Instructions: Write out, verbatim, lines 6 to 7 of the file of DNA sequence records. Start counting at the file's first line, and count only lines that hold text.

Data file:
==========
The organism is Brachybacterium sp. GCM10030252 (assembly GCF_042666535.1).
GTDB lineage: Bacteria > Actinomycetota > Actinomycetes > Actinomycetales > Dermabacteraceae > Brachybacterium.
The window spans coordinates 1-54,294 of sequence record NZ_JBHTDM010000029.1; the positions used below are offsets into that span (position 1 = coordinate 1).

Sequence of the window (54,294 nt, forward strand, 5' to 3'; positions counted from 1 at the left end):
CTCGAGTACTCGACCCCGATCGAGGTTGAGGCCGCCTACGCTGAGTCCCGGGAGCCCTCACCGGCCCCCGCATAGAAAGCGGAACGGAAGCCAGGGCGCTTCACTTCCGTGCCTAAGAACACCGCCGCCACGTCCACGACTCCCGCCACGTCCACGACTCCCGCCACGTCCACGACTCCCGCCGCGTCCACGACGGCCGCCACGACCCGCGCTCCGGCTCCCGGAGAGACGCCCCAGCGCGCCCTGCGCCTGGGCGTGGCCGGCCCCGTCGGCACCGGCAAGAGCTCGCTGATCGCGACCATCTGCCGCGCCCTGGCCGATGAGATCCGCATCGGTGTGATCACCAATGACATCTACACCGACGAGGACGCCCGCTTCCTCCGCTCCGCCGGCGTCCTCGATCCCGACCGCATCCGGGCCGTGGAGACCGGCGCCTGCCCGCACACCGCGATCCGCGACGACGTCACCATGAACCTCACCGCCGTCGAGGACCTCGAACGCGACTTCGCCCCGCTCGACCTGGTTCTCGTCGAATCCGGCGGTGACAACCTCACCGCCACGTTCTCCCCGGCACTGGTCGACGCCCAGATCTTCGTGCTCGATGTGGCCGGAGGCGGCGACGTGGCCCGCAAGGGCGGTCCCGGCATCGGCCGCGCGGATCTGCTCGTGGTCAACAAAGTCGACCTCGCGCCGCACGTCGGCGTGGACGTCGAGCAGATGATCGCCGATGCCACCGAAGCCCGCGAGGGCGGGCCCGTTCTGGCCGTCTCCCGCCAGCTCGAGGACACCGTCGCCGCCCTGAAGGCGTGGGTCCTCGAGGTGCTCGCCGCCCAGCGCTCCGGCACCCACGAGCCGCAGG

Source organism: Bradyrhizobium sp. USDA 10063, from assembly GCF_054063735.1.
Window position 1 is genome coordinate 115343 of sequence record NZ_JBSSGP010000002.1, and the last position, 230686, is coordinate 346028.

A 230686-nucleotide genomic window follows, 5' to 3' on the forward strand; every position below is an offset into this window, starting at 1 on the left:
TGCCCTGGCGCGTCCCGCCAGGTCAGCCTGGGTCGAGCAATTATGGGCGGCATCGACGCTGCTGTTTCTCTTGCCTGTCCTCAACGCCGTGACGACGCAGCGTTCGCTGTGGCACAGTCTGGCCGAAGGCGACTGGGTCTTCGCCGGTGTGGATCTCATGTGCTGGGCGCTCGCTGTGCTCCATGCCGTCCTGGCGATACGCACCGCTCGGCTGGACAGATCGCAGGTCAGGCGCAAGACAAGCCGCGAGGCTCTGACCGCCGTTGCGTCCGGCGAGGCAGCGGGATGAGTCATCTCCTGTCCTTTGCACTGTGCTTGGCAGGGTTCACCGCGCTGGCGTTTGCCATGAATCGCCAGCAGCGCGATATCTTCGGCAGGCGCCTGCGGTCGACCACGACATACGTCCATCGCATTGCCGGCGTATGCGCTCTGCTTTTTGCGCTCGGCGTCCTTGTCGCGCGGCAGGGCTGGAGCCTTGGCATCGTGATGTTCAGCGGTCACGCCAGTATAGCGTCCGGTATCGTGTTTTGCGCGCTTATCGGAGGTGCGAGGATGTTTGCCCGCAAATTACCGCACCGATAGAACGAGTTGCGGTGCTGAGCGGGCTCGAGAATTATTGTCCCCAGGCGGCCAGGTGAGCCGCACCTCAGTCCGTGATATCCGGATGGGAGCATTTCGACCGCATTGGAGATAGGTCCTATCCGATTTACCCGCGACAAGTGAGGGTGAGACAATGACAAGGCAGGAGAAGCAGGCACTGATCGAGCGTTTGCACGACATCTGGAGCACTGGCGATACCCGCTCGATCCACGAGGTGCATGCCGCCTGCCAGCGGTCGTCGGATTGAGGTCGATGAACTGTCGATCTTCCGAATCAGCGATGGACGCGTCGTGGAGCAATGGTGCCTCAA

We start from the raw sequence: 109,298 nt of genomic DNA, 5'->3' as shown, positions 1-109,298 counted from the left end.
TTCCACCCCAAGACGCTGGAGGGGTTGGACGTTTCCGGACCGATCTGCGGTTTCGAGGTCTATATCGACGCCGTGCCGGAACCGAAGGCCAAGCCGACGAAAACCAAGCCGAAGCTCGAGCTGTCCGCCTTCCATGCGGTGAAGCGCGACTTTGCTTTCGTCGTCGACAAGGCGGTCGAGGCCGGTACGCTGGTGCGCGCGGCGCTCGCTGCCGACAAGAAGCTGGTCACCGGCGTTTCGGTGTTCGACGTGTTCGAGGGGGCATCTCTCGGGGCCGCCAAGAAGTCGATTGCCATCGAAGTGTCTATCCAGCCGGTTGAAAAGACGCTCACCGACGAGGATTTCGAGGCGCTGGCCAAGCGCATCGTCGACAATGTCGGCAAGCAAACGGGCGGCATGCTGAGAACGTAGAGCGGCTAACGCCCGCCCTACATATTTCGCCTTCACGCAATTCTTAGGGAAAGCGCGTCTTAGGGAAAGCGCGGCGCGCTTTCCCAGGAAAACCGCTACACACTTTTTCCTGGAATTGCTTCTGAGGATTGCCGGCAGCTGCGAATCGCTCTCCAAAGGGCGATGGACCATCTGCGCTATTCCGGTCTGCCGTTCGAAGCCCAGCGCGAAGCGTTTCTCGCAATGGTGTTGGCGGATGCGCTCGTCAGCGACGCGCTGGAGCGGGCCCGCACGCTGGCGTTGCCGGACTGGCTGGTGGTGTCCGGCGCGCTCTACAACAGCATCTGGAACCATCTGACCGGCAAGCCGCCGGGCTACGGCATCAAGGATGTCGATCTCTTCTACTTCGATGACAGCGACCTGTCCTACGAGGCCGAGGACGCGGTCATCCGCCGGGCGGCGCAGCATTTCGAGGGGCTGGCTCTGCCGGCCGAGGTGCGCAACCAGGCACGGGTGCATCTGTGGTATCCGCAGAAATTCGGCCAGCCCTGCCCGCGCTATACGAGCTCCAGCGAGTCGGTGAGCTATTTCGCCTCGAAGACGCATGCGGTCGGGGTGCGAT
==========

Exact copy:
Source organism: Bradyrhizobium sp. USDA 10063, from assembly GCF_054063735.1.
Window position 1 is genome coordinate 115343 of sequence record NZ_JBSSGP010000002.1, and the last position, 230686, is coordinate 346028.